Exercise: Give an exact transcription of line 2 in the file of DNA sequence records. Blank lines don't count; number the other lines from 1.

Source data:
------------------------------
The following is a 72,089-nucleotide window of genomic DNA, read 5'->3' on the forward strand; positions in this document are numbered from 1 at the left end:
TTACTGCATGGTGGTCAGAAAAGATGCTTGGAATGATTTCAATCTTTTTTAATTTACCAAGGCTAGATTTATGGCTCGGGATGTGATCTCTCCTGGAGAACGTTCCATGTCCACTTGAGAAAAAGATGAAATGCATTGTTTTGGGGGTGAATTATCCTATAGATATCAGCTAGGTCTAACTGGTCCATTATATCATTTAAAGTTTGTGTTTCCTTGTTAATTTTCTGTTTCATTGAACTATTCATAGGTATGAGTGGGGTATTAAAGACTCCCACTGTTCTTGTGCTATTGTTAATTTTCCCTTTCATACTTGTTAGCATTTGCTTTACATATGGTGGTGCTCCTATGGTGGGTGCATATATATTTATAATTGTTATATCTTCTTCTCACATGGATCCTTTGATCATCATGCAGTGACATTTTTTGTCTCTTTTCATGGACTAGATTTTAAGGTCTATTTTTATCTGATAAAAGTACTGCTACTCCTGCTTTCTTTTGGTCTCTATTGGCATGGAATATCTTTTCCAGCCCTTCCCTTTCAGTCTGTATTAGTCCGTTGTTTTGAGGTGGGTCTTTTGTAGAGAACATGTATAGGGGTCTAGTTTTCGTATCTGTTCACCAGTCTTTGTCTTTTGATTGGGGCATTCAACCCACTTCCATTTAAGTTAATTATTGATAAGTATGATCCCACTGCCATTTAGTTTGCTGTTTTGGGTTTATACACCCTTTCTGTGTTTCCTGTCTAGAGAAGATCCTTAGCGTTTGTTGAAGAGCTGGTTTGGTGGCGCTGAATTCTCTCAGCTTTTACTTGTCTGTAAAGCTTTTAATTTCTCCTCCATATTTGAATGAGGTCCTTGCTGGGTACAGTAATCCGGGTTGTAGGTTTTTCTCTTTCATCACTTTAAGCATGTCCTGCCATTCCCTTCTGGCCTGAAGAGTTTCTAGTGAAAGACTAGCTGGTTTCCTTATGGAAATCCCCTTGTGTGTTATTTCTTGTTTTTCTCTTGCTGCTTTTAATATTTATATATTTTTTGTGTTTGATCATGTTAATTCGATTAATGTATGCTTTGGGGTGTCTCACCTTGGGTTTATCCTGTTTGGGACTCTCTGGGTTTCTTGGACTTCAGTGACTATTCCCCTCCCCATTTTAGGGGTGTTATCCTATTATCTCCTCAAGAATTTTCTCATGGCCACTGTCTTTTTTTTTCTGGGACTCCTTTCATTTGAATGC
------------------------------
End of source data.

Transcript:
TTACTGCATGGTGGTCAGAAAAGATGCTTGGAATGATTTCAATCTTTTTTAATTTACCAAGGCTAGATTTATGGCTCGGGATGTGATCTCTCCTGGAGAACGTTCCATGTCCACTTGAGAAAAAGATGAAATGCATTGTTTTGGGGGTGAATTATCCTATAGATATCAGCTAGGTCTAACTGGTCCATTATATCATTTAAAGTTTGTGTTTCCTTGTTAATTTTCTGTTTCATTGAACTATTCATAGGTATGAGTGGGGTATTAAAGACTCCCACTGTTCTTGTGCTATTGTTAATTTTCCCTTTCATACTTGTTAGCATTTGCTTTACATATGGTGGTGCTCCTATGGTGGGTGCATATATATTTATAATTGTTATATCTTCTTCTCACATGGATCCTTTGATCATCATGCAGTGACATTTTTTGTCTCTTTTCATGGACTAGATTTTAAGGTCTATTTTTATCTGATAAAAGTACTGCTACTCCTGCTTTCTTTTGGTCTCTATTGGCATGGAATATCTTTTCCAGCCCTTCCCTTTCAGTCTGTATTAGTCCGTTGTTTTGAGGTGGGTCTTTTGTAGAGAACATGTATAGGGGTCTAGTTTTCGTATCTGTTCACCAGTCTTTGTCTTTTGATTGGGGCATTCAACCCACTTCCATTTAAGTTAATTATTGATAAGTATGATCCCACTGCCATTTAGTTTGCTGTTTTGGGTTTATACACCCTTTCTGTGTTTCCTGTCTAGAGAAGATCCTTAGCGTTTGTTGAAGAGCTGGTTTGGTGGCGCTGAATTCTCTCAGCTTTTACTTGTCTGTAAAGCTTTTAATTTCTCCTCCATATTTGAATGAGGTCCTTGCTGGGTACAGTAATCCGGGTTGTAGGTTTTTCTCTTTCATCACTTTAAGCATGTCCTGCCATTCCCTTCTGGCCTGAAGAGTTTCTAGTGAAAGACTAGCTGGTTTCCTTATGGAAATCCCCTTGTGTGTTATTTCTTGTTTTTCTCTTGCTGCTTTTAATATTTATATATTTTTTGTGTTTGATCATGTTAATTCGATTAATGTATGCTTTGGGGTGTCTCACCTTGGGTTTATCCTGTTTGGGACTCTCTGGGTTTCTTGGACTTCAGTGACTATTCCCCTCCCCATTTTAGGGGTGTTATCCTATTATCTCCTCAAGAATTTTCTCATGGCCACTGTCTTTTTTTTTCTGGGACTCCTTTCATTTGAATGC